Jake Waitzman has spent many years developing an extensive history with various bands in Birmingham, Alabama. The multi-instrumentalist has found a welcome home in local bands such as Vulture Whale, The Wes McDonald Plan and Ham Bagby, usually providing a compelling percussive framework upon which those bands ply their respective musical wares. But over the past few years, his interests have shifted a bit, focusing more on his own rhythmic voice, even as he still offers his considerable services to friends and fellow musicians cavorting around The Magic City.
Adopting the moniker of Jaco, he has fashioned an identity which allows him to explore the intersection of various indie rock, classic rock and power pop histories. His affection for these different sounds is obvious and often dizzying, creating a swirling rhythmic landscape where inspiration and influence loop around one another in an unending cycle of creation and adaptation. Initially the result of a home recording project where Waitzman submerged himself in an ocean of material which had been occupying his thoughts for well over a decade, Jaco is the avenue through which he embraces buzzing guitars, arena-sized hooks and cross-genre eruptions.
Jaco’s upcoming debut record, “You Know,” is set to be released on July 19 via Cornelius Chapel Records and features contributions from guitarists Les Nuby (Verbena, Vulture Whale, Holiday Gunfire) and Greg Slamen (Through The Sparks, Cosmonaut On Vacation). Alongside these guests, Waitzman handles duties as lead singer, guitarist, keyboardist and drummer. Packed with psych-influenced soundscapes, singer-songwriter introspection and twisting pop narratives, the record is the culmination of both his personal experiences and the complex professional relationships that he’s developed over many years.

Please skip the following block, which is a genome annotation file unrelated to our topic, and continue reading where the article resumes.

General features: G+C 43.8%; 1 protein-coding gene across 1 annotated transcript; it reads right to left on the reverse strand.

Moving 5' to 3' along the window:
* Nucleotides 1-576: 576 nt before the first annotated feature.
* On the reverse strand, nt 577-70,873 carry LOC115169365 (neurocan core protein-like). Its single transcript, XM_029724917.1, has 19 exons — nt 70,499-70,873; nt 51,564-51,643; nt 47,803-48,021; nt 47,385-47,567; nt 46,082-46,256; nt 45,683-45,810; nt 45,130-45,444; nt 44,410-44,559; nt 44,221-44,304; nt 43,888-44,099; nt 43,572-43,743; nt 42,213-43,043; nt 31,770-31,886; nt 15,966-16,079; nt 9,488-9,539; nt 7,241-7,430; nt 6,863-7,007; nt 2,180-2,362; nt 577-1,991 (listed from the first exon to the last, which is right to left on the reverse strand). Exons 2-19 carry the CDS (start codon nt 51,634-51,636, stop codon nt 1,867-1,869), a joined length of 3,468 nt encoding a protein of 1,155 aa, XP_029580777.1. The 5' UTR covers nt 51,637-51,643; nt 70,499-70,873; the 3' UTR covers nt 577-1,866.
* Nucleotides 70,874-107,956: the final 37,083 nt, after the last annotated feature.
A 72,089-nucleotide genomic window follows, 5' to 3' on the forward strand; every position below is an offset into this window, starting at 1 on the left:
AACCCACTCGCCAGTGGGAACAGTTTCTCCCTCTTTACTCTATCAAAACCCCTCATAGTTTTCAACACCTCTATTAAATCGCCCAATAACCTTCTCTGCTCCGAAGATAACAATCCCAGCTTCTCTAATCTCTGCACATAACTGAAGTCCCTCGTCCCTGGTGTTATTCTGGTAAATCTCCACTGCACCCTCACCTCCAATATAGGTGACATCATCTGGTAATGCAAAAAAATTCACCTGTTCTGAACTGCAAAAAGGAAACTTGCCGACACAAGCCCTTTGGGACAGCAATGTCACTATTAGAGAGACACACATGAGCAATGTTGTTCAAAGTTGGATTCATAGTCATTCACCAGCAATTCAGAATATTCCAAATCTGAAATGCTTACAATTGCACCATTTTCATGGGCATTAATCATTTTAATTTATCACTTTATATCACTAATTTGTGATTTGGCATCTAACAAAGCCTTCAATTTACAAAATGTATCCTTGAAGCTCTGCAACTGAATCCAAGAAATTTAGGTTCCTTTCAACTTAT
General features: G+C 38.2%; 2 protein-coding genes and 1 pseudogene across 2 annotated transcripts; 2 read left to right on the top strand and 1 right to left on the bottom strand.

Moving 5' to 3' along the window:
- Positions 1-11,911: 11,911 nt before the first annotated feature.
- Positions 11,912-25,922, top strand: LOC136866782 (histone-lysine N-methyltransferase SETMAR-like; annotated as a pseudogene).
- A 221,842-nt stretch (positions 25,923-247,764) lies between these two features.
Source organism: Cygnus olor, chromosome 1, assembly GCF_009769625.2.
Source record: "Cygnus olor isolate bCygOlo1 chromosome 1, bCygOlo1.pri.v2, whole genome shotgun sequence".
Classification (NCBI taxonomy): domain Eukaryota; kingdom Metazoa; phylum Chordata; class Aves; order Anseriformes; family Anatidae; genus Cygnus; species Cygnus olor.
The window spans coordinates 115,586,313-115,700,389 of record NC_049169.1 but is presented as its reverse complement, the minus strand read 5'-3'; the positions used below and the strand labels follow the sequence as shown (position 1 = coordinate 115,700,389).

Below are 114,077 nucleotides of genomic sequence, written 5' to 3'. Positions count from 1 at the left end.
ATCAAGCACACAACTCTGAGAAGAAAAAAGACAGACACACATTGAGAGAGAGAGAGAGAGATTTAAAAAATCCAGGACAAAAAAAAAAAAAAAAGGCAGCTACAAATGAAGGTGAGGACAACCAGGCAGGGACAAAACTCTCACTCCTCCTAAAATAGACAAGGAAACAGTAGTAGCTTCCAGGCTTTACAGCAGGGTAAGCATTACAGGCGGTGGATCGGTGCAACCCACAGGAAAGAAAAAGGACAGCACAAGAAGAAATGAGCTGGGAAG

You can hear this feeling of interconnected moments on new single, “Again,” a track that mixes electronic squiggles, barreling percussion, crunchy guitars and a bassline that feels directly influenced by Tom Petty’s “Wildflowers” into a unique and cohesive expression of musical ingenuity. Leaning more into the rockier side of his past work, the song combines ‘70s CCR-esque classicism with a dense pop-rock aesthetic that wouldn’t have felt out of place on an early ‘90s Merge Records release. And it’s this study in contrasting lineages which makes the music so arresting and Jaco’s ability to interpret these sounds so remarkable.